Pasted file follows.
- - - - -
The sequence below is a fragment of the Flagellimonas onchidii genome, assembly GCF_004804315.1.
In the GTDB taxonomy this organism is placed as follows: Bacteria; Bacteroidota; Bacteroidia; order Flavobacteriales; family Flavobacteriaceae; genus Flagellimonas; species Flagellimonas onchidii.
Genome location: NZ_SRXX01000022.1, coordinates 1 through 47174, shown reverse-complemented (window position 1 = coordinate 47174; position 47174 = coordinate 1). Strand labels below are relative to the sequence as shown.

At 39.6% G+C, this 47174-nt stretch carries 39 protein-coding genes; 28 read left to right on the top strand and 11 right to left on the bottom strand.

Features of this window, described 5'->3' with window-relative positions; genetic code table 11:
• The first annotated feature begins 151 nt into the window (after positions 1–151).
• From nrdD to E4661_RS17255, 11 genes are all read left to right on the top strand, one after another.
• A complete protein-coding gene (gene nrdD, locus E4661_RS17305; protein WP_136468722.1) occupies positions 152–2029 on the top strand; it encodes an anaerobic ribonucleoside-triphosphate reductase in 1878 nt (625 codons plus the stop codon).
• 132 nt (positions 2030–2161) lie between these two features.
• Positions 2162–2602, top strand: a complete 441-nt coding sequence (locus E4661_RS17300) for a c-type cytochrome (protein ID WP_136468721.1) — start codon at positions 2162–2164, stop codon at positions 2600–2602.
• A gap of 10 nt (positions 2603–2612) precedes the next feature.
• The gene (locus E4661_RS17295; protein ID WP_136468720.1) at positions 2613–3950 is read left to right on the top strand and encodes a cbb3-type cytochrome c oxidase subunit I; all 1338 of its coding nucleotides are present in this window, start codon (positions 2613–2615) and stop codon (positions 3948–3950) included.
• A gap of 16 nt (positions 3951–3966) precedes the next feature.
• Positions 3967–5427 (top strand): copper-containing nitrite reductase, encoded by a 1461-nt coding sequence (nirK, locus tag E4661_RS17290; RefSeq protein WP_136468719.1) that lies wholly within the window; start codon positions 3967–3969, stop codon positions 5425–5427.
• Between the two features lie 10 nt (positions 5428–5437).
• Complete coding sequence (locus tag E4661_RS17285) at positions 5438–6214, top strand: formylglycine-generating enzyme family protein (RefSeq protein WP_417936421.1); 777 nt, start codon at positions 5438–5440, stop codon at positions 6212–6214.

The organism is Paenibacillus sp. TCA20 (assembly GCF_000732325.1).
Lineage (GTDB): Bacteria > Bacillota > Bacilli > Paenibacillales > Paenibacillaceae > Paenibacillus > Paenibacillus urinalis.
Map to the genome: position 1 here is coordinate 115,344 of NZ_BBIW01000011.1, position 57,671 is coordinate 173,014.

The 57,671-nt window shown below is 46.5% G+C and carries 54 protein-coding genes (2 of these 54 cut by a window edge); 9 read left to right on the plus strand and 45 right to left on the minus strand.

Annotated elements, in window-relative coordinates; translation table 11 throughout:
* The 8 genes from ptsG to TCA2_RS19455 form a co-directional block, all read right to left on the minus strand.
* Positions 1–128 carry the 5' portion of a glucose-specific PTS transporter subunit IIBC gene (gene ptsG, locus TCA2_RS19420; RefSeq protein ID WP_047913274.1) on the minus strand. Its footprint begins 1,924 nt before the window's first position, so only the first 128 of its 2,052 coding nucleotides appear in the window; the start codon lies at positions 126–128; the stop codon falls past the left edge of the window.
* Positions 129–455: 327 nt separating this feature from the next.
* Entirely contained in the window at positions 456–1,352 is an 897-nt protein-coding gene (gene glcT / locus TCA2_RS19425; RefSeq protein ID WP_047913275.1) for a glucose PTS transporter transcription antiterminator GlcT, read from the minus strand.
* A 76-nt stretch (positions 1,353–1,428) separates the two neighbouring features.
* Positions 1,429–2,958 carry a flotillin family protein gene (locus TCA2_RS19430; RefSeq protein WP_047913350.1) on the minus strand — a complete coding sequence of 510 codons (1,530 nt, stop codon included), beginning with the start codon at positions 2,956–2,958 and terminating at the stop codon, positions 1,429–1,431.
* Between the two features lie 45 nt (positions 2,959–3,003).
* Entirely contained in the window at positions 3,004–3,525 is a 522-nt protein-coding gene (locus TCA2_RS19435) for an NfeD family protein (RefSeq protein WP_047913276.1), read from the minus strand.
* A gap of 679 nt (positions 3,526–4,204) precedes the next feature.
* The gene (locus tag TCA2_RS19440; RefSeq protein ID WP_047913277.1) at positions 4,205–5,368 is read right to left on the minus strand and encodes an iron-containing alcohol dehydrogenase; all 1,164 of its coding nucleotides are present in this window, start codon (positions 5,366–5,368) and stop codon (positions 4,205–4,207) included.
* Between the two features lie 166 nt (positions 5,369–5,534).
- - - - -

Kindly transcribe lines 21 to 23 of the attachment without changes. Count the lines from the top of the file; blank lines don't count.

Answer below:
Annotated elements, in window-relative coordinates; translation table 11 throughout:
* The 8 genes from ptsG to TCA2_RS19455 form a co-directional block, all read right to left on the minus strand.
* Positions 1–128 carry the 5' portion of a glucose-specific PTS transporter subunit IIBC gene (gene ptsG, locus TCA2_RS19420; RefSeq protein ID WP_047913274.1) on the minus strand. Its footprint begins 1,924 nt before the window's first position, so only the first 128 of its 2,052 coding nucleotides appear in the window; the start codon lies at positions 126–128; the stop codon falls past the left edge of the window.